My Public Apology to Saegertown, PA

Dear Borough Leaders,

I'm sorry I stole one of your street signs back in 1990. Sure, I could blame peer pressure, the recklessness of youth, etc, but really the fault is mine.

I was driving around with my ex-boyfriend and one of his friends (Hi, Tony! Hi, Geoff!). I don't even remember where we were coming from. But, I do know I didn't want to just drop them off and end the evening. I was still in the Denial Phase of the ex-boyfriend situation. That phase lasted almost as long as the relationship did, come to think of it.

Anyway, I was driving my parents' car, and my Dad, Mister Super Boy Scout that he is, always has a tool kit and other just-in-case stuff in the car. I think Geoff might have noticed the tool kit under the front seat and commented on it. I'm embarrassed to admit that I think it was my idea to use the tools to take some street signs. I wanted to seem like more of a trouble-seeking fun girl than the teacher's pet, goody-goody I really was.

We drove all around southern Erie and northern Crawford counties, looking for good prospects. You know -- interesting sign, busted street light, isolated country road.... We got our routine down to a well-drilled sign-stealing system. We'd drive by, discuss the prospects of a given opportunity for about another half-mile, I'd make a U-turn and we'd pull up to the sign. After I'd stopped the car, the guys would jump out with the tools, and I'd run around back and pop the trunk. They'd double-team the nuts and bolts (which we'd thriftily screw back onto the sign posts). They'd throw the sign in the trunk, and I'd already be back behind the wheel ready to speed away (without looking like we were speeding away ... you know ... flying casual). We could have evolved into the Bonnie and Clyde ... and Clyde of Northwestern Pennsylvania.

At one point, Tony had a couple of decent-sized signs, and Geoff was trying to disassemble one of those orange-striped warning barrier thingies. He really just wanted the big blinker light assembly off the top of it. At some point he gave up and we helpfully placed it over a pothole.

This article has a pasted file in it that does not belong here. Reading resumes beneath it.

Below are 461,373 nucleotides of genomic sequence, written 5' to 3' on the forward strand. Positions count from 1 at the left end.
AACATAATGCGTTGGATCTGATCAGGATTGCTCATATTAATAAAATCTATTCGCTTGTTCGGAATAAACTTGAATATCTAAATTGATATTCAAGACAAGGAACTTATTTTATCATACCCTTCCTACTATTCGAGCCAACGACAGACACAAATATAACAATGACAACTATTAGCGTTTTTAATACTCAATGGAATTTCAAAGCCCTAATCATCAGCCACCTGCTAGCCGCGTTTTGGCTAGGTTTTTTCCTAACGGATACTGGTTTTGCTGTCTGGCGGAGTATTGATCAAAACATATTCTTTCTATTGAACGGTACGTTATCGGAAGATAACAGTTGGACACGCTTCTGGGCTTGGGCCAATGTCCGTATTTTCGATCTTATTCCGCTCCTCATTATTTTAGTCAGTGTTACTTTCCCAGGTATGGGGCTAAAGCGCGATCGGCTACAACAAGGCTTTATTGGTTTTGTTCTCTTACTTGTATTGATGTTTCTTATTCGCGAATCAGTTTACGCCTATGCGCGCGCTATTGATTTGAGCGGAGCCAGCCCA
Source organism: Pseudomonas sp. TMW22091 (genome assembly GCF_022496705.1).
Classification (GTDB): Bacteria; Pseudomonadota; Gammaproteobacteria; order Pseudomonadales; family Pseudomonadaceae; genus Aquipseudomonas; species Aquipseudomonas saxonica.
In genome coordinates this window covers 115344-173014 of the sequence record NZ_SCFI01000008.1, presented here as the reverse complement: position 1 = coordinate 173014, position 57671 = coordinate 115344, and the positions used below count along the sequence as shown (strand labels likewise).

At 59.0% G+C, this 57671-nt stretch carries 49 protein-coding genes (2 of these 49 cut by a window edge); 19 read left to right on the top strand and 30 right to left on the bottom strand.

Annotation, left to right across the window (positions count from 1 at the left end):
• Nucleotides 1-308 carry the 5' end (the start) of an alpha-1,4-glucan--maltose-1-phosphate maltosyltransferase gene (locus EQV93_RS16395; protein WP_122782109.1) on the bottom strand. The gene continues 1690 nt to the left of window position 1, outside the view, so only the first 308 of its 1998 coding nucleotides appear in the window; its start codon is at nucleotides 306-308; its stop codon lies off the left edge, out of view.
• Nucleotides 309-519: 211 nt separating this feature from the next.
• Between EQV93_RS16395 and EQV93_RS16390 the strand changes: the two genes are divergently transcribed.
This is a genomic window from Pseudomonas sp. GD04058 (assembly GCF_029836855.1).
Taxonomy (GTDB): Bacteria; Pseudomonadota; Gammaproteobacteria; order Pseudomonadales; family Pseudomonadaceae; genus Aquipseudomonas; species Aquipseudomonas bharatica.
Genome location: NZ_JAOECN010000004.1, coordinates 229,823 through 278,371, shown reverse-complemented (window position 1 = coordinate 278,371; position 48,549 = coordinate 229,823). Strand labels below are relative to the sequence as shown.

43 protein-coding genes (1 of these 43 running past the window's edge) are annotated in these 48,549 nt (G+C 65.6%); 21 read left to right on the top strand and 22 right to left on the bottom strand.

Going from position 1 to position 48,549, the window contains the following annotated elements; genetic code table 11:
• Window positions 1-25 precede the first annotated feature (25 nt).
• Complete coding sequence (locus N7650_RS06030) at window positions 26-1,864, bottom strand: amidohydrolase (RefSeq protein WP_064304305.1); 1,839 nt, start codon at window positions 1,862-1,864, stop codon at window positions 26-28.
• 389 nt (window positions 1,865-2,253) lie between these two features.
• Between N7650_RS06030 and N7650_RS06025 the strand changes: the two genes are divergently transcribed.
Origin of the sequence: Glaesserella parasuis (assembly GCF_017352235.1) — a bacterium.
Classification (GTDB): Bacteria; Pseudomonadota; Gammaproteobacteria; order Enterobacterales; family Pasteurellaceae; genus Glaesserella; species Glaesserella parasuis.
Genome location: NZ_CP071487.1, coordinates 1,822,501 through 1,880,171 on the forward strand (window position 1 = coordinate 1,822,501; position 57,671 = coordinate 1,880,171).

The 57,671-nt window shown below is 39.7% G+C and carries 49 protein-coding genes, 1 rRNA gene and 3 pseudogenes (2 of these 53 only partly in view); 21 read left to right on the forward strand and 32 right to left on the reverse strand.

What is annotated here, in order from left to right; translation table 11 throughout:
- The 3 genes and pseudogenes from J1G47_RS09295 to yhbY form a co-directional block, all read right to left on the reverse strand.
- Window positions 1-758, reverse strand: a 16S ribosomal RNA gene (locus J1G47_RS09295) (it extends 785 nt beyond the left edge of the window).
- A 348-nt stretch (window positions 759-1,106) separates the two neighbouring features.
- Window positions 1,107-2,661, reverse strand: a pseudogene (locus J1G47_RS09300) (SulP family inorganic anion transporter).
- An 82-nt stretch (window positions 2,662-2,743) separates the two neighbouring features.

We really wanted one of the No Skateboarding on the Sidewalk signs we saw, but (alas!) they were all in well-traveled, well-lit areas.

Eventually, the guys noticed that I didn't have any souvenirs for the evening and started egging me on to pick something out. I reminded them that my parents would freak if I walked in with a big ol' street sign. I had to have something that would fit in my purse. (Granted, it was a giant 80s purse, so there was some leeway there.)

I have to admit that before this little episode of hooliganism, I never fully realized just how large street signs are. I had no idea that stop signs are almost 30-inches across. I mean, I get it that visibility is important. But, these things are BIG. And heavy.

Well, long story short, I wound up with a small street sign. The smallest one we could find, in fact. We especially liked its slightly salacious wording.

It graced my college dorm room for years. I perched it on a windowsill near my desk when I got my own apartment. In fact, I still have it. It's sitting not 18 inches from my left elbow. At some point my children will notice that it's a street sign and ask where I got it. Thus will begin another in what will undoubtedly be a long line of do-as-I-say-not-as-I-do lessons.

In any case, please accept this apology. If you want, I could send you the $10.95 to replace it.


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